Of course, any shortcomings can be temporarily overcome by an appropriate burst of exultation in the face of baseball glory.

To paraphrase Marshall McLuhan, the media are the message. They have been since roughly October 3rd, 1951. The press box that day at the Polo Grounds in Upper Manhattan was like a baseball announcers' Mount Rushmore, all there to see the deciding game of a playoff necessitated by identical 96-58 regular season records turned in by the New York Giants and Brooklyn Dodgers. Similar to the 2012 Orioles' post-All Star break winning tear, the Giants had put on an incredible 37-7 charge at the end of the season, placing them in a flatfooted tie for the pennant with the staggering Dodgers. The amateur audio tape of second baseman Bobby Thomson's walk-off homerun for the Giants, now known as "the shot heard 'round the world" (borrowed humbly from Ralph Waldo Emerson's description of the first shot fired at Lexington), is the most played sports recording in history.

New York Giants play-by-play man Ernie Harwell, not wanting to describe what you could damn well see with your own eyes on the first ever coast-to-coast nationally televised sports contest, called the homerun with a characteristically brief "It's gone!" for NBC's WPIX affiliate. Brooklyn Dodgers announcer Red Barber called it for WMGM-AM, succinctly, like any other homerun, adding ..."the New York Giants win the National League pennant and the Polo Grounds go wild!," then buttoned up and filled the airwaves with crowd noise.

Of the Hall of Fame broadcasters in the booth that day, it was Russ Hodges (accompanied by partner Harry Caray) who actually did go wild, making his now-famous call for the Giants on WMCA-AM. Hodges' over-the-top partisanship was in direct contrast to the standards of the day, set largely by people who considered themselves bound by pre-radio-journalism ethics (to such an extent that Red Barber was openly critical of Hodges' shouted call), i.e., people who were more naturally comfortable writing a story than talking into a microphone.

Announcing a baseball game changed after 1951. Television was in its infancy then and not yet taken too seriously in sports broadcasting, a field dominated by local AM radio—which in 2012 has been entirely replaced by local cable stations who actively encourage their team-sponsored announcers to develop a unique brand or style that is equal parts bullshit and bravado—and national cable television interests, whose corporate approach enriches MLB coffers to the tune of over $800 million annually while branding their product with Madison Avenue graphics and soft rock, and encouraging their announcers to have nothing to say whatsoever. Describing and analyzing the action on the field have disappeared with AM radio. Cozy chatter and entertainment seem to have taken priority over cogent analysis.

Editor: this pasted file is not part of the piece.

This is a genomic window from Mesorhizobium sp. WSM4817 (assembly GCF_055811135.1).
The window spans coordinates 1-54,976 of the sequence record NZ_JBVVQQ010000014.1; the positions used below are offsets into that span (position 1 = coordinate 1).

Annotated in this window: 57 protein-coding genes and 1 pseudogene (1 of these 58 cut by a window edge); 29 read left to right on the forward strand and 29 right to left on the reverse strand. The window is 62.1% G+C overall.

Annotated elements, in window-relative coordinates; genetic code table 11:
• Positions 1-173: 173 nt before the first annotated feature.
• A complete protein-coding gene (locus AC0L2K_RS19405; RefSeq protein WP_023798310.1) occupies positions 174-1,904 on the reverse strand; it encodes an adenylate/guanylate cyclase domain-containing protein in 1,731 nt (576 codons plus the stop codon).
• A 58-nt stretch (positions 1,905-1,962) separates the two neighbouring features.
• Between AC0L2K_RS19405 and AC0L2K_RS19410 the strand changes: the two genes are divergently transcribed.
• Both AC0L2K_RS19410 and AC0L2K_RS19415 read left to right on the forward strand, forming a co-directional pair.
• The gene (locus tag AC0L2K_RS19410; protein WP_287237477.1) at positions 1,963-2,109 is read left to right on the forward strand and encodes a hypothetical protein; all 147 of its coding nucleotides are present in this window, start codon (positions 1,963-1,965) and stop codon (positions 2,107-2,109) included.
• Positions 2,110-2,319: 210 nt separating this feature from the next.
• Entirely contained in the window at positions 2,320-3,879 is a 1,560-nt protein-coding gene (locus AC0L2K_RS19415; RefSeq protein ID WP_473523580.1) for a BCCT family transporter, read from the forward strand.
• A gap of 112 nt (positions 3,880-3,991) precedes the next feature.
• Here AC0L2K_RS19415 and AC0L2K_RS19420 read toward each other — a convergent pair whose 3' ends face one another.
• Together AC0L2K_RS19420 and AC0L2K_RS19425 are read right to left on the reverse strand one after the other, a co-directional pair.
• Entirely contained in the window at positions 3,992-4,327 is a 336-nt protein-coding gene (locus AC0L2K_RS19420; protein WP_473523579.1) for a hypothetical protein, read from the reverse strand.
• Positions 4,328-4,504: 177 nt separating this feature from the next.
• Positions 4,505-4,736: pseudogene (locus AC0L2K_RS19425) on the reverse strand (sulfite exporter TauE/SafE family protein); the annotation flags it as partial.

A good number of baseball writers still consider the details and nuances of the game to be highly relevant. And to this day, oddly enough, stadium security will eject local print journalists who cheer a particular organization, while giving free rein to radio and television broadcasters, who are often employees of individual teams.

But there's also been a growing trend in some corners of the television industry that began anew with ESPN's hiring of Harold Reynolds in 1996. It is catching on. Slowly, of course—the idea that a well-spoken, opinionated ex-major leaguer would be a more valuable analyst than a golden-throated communications major is apparently a difficult concept for network execs, who struggle to find a way to introduce journalistic quality time into their bigamous marriages to Ms. Lowest Common Denominator and Ms. Bottom Line. So for every Dennis Eckersley over the years, there has always been a Steve Lyons; for every John Kruk, a Tim McCarver.

Intelligent Analysis Comes of Age

This year, lightning struck at TBS.

By the end of the first broadcast in New York, these two had raised the bar for baseball announcing. Instead of fatuous deliberations pointing out the obvious, uttered with studied gravitas and practiced diction by the usual collection of microphone milquetoasts (second-division ex-major-leaguers who can't really analyze the game, side by side with play-by-play scions, or recently-fired-but-available managers) viewers were treated to a quantum leap in insightful baseball analysis. Not resting on their considerable Hall of Fame bona fides, Ripken (a 98% first-round inductee) and Smoltz (likely, when he becomes eligible) chose to exercise their extensive knowledge and expertise in detailed, highly intelligible discussions of pitching strategy, hitting psychology, base running skill and talent vs. mistakes, the limitations of athletic prowess, expectations for specific pitchers and hitters on different ball-strike counts (not the generic pablum of accepted wisdom), how good infielders will adjust their field position and footwork, etc. These two professionals were like two retired surgeons who'd kept entirely current on their medical journals.